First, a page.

Standard Coach Pad Company

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  • Standard Coach Pad Company
Transportation and Warehousing
  • Transit and Ground Passenger Transportation
  • 1883
  • Date unknown
Key Persons
    • 65 W. Henry St., Wooster, 44691, Ohio, United States

The New Building: Of the Standard Coach Pad Company

  • The New Building: Of the Standard Coach Pad Company
    • This company, although young, is displaying sufficient enterprise to command the attention of everybody. It is but a short time it was organized, yet it is far advanced, having a building with sufficient capacity to do a large amount of work, fairly under way. The building is located on the corner of Henry and Grant streets, near what is familiarly known as the "Dutch church" the lot on which it will stand is 180x180 and was purchased from T. J. McElhenie, ex-County Auditor, for the sumer of $1,100.

The building, when completed, will be 32x80 feet and three stories high, the first story being 12 feet, the second 11, and the third 10 feet, and will be brick with slate roof, making it fire proof.

The first floor will contain the business office of the company, packing room, etc. The second and third stories will be occupied by workmen. The rear end of the building will be set apart for stock rooms of various kinds and an elevator will be put in for the purpose of transferring goods from one room to another.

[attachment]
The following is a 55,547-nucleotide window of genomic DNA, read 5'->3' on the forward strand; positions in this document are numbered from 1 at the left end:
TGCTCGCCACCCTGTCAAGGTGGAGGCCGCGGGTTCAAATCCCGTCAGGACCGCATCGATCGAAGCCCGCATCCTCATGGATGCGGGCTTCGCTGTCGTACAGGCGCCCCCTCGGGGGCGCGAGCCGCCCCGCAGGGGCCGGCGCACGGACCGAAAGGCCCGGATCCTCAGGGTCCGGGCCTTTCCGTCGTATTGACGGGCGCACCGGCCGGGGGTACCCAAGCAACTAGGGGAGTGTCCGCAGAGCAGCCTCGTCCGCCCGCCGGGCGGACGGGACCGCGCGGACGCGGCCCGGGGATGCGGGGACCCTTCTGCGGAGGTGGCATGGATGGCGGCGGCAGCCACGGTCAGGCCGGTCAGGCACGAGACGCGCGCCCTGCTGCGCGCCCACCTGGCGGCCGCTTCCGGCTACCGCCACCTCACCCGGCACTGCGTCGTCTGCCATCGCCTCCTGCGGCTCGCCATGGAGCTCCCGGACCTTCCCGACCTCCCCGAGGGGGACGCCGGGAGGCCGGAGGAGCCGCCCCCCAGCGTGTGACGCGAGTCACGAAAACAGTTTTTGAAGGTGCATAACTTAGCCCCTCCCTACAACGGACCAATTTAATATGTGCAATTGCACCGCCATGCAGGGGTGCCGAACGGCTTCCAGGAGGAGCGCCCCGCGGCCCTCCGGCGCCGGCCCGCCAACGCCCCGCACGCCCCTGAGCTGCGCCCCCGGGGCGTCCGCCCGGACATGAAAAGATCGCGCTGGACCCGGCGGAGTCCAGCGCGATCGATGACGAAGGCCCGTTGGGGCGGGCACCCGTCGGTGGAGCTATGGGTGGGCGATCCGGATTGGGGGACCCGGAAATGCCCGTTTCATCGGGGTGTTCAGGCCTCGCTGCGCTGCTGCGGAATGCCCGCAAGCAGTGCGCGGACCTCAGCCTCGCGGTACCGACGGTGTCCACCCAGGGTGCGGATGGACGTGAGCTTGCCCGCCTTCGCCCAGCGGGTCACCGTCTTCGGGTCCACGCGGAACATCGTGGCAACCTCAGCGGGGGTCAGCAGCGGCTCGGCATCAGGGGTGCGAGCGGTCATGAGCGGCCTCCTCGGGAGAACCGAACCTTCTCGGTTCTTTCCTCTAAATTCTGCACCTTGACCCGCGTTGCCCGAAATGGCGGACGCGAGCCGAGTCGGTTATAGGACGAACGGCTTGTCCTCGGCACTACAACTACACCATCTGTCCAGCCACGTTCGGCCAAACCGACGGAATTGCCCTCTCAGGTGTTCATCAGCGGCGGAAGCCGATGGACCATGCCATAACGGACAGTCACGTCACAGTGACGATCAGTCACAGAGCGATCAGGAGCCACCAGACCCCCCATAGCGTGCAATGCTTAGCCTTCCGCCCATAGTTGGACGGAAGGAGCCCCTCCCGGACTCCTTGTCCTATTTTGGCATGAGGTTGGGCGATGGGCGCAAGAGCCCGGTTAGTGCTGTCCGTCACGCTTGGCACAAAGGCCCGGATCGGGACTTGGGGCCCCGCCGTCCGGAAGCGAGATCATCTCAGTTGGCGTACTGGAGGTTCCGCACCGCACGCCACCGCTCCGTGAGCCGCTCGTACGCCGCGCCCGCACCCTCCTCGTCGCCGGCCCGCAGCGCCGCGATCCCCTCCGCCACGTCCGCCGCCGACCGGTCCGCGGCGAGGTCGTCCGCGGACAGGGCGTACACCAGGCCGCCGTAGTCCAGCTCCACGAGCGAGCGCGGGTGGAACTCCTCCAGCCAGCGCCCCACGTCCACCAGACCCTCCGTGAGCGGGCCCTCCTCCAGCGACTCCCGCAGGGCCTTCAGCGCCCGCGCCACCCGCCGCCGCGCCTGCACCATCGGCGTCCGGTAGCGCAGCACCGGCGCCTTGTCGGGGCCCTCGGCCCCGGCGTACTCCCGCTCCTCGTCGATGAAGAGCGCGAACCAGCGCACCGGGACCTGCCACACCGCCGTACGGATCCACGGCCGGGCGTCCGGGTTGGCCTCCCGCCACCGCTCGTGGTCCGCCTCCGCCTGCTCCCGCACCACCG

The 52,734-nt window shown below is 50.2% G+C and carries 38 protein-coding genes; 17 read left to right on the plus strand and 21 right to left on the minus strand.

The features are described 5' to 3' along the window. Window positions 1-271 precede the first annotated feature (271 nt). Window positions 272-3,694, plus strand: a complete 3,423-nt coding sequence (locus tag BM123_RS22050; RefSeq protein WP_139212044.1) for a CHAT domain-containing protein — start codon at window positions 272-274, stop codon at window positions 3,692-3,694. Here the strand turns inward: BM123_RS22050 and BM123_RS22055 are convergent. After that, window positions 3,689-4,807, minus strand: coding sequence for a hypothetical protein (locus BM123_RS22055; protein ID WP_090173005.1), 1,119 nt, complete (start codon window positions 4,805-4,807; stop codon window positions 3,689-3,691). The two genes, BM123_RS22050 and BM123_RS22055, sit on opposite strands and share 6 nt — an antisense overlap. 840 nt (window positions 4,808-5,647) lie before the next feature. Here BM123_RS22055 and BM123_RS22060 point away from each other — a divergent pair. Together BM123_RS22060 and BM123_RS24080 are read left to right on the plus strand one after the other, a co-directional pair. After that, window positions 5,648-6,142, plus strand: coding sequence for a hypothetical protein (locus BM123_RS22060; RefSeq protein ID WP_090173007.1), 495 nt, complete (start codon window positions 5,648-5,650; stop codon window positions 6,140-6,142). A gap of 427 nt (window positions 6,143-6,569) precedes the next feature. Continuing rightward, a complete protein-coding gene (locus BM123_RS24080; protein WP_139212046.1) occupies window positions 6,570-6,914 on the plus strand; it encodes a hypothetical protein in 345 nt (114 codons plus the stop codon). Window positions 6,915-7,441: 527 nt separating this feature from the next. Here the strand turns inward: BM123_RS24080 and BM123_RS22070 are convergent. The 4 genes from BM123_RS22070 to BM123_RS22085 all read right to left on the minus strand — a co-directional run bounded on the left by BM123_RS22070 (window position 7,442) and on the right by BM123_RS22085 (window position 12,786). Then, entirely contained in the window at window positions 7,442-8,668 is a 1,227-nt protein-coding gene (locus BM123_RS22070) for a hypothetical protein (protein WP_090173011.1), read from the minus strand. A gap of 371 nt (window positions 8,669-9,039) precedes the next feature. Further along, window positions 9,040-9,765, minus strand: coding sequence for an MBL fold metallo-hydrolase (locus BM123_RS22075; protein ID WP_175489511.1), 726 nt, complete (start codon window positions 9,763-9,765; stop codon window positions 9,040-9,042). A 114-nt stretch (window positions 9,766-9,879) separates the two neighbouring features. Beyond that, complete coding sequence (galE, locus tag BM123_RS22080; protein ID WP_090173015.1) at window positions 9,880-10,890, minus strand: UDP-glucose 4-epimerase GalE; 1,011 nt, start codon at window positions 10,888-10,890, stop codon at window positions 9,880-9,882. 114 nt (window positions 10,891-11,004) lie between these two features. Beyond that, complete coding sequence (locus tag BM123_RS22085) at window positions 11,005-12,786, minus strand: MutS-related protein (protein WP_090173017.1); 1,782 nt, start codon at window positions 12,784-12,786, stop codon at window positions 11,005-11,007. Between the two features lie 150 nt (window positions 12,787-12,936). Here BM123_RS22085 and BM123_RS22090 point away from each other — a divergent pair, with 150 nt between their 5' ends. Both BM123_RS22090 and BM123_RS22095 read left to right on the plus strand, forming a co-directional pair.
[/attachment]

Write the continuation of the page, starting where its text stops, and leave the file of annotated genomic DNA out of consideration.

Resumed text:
The work on the building will be first class in every respect. The foundation is built of Massillon stone and the work was done by Michael Goodman. The brick is furnished by Jacob Palmer and the laying is being done under the supervision of Wm. Woodland and Michael Goodman. The carpenter work has been let to Joseph Hill, who with a corps of able workmen are pushing the building with all possible speed.

The company did not let the work by contact but appointed W. A. Underwood, Jacob Palmer and John H. Taylor as committeemen to superintend the purchasing of material and the execution of the work. The building will be an ornament to the city and the company a credit as well as a great benefit. As to the number of hands to be employed, none of the officers are able to say, that being regulated by the amount of goods sold. We have no doubt the enterprise will be a success, judging from the energy displayed by the company in the erection of the building and getting down to business. We will give a further discription (sic) of the works when once in operation.

We might, with propriety, add, that not a dollar in cash or property has been donated to this company by the people of this city, the members of the company furnishing the necessary amount themselves. Many will say "that is all right, they expect to make the money out of it," all of which is true. But suppose they had gone to Mansfield or Canton, would not the enterprising citizens of those cities gladly have contributed enough to at least purchase the buildings. The principal of subsidizing enterprises may be wrong but when out neighbors do it we must also do it or not secure them. [1]

Quick Facts



  1. Jacksonian, Wooster, Ohio. 1882 November 16, p. 3.